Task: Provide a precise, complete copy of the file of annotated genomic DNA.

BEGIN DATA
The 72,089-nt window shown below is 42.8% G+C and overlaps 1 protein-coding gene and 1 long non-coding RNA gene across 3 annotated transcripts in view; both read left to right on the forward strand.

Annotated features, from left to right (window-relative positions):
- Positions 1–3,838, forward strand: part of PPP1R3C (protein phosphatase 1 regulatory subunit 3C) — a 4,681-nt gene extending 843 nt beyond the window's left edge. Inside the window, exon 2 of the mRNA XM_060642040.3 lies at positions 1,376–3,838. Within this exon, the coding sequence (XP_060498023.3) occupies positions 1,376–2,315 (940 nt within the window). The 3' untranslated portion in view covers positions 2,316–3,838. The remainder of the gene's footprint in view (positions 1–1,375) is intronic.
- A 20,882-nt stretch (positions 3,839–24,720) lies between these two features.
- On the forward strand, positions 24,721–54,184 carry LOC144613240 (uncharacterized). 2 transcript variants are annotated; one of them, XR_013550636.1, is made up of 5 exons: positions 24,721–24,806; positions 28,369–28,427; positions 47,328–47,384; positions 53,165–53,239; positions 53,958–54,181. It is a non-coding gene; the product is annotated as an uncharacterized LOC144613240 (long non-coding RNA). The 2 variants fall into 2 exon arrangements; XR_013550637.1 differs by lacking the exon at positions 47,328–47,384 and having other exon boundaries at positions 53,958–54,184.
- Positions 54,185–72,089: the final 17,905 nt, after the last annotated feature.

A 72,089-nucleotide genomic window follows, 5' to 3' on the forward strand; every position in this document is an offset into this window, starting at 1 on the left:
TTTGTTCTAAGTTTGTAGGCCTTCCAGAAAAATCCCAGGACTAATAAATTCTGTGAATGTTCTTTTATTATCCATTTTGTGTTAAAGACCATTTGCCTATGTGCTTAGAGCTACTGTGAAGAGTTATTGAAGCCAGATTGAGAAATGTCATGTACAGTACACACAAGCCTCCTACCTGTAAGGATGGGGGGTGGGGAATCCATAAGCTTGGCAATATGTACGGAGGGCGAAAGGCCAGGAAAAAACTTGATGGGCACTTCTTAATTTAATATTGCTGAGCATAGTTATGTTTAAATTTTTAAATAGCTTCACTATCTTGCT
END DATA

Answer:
The 72,089-nt window shown below is 42.8% G+C and overlaps 1 protein-coding gene and 1 long non-coding RNA gene across 3 annotated transcripts in view; both read left to right on the forward strand.

Annotated features, from left to right (window-relative positions):
- Positions 1–3,838, forward strand: part of PPP1R3C (protein phosphatase 1 regulatory subunit 3C) — a 4,681-nt gene extending 843 nt beyond the window's left edge. Inside the window, exon 2 of the mRNA XM_060642040.3 lies at positions 1,376–3,838. Within this exon, the coding sequence (XP_060498023.3) occupies positions 1,376–2,315 (940 nt within the window). The 3' untranslated portion in view covers positions 2,316–3,838. The remainder of the gene's footprint in view (positions 1–1,375) is intronic.
- A 20,882-nt stretch (positions 3,839–24,720) lies between these two features.
- On the forward strand, positions 24,721–54,184 carry LOC144613240 (uncharacterized). 2 transcript variants are annotated; one of them, XR_013550636.1, is made up of 5 exons: positions 24,721–24,806; positions 28,369–28,427; positions 47,328–47,384; positions 53,165–53,239; positions 53,958–54,181. It is a non-coding gene; the product is annotated as an uncharacterized LOC144613240 (long non-coding RNA). The 2 variants fall into 2 exon arrangements; XR_013550637.1 differs by lacking the exon at positions 47,328–47,384 and having other exon boundaries at positions 53,958–54,184.
- Positions 54,185–72,089: the final 17,905 nt, after the last annotated feature.

A 72,089-nucleotide genomic window follows, 5' to 3' on the forward strand; every position in this document is an offset into this window, starting at 1 on the left:
TTTGTTCTAAGTTTGTAGGCCTTCCAGAAAAATCCCAGGACTAATAAATTCTGTGAATGTTCTTTTATTATCCATTTTGTGTTAAAGACCATTTGCCTATGTGCTTAGAGCTACTGTGAAGAGTTATTGAAGCCAGATTGAGAAATGTCATGTACAGTACACACAAGCCTCCTACCTGTAAGGATGGGGGGTGGGGAATCCATAAGCTTGGCAATATGTACGGAGGGCGAAAGGCCAGGAAAAAACTTGATGGGCACTTCTTAATTTAATATTGCTGAGCATAGTTATGTTTAAATTTTTAAATAGCTTCACTATCTTGCT